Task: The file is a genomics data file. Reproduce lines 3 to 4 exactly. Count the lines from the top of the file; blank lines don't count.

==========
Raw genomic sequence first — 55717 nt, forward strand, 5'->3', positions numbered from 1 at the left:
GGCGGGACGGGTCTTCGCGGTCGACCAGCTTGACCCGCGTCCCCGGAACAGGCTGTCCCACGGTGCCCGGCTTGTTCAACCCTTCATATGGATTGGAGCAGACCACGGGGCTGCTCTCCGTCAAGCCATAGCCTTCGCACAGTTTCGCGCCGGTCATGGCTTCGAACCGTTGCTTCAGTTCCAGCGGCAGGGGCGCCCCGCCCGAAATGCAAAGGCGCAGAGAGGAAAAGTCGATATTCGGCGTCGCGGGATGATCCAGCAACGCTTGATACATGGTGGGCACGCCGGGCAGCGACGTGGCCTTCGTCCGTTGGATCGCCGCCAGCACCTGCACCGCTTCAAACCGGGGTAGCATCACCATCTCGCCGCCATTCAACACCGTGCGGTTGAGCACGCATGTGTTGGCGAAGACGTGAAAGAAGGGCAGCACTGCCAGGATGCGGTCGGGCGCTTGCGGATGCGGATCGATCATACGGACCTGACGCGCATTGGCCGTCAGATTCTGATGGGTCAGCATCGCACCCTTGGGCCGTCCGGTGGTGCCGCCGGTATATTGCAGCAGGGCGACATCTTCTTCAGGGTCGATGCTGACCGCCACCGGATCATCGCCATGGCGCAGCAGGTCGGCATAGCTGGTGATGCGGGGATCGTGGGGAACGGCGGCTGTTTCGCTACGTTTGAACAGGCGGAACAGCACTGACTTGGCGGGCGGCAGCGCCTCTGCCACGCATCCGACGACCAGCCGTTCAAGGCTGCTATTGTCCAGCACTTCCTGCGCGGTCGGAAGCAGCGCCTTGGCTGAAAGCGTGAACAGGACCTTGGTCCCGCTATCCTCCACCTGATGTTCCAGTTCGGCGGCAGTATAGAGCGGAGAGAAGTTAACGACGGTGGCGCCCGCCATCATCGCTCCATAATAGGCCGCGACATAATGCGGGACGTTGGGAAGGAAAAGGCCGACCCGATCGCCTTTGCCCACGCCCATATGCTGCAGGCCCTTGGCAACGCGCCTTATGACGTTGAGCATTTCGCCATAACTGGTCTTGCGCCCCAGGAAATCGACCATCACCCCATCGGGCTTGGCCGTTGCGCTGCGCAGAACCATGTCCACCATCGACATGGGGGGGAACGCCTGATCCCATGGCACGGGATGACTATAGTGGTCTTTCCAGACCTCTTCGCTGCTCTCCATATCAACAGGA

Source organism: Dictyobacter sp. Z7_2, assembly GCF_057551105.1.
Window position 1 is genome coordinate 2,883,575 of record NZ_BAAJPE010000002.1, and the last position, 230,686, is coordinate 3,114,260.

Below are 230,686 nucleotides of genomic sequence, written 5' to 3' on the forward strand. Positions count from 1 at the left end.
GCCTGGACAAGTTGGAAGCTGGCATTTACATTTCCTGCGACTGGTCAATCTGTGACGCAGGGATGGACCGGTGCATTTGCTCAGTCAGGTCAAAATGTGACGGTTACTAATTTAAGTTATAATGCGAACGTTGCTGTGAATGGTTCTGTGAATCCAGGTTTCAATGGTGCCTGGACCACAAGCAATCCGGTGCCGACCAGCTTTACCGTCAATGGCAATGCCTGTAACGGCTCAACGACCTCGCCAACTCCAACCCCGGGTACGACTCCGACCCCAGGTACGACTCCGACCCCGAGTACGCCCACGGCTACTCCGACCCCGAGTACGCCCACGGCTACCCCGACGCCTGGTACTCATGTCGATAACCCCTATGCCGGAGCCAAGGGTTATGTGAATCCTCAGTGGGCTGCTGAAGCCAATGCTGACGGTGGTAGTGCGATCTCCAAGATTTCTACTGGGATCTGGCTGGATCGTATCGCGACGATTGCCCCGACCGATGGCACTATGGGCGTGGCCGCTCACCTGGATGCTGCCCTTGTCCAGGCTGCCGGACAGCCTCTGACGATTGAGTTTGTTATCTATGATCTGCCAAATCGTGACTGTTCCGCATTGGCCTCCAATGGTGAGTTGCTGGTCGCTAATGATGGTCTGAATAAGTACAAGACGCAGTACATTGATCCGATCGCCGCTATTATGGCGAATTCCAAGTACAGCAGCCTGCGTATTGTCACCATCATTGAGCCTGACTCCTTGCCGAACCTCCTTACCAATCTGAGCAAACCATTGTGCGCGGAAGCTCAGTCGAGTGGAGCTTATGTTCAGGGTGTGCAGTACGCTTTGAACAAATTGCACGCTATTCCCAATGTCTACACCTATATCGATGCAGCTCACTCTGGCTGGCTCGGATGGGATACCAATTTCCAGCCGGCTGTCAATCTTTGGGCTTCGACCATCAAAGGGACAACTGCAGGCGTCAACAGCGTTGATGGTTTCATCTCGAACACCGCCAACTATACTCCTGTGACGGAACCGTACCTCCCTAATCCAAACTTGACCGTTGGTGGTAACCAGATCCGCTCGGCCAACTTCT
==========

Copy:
Source organism: Dictyobacter sp. Z7_2, assembly GCF_057551105.1.
Window position 1 is genome coordinate 2,883,575 of record NZ_BAAJPE010000002.1, and the last position, 230,686, is coordinate 3,114,260.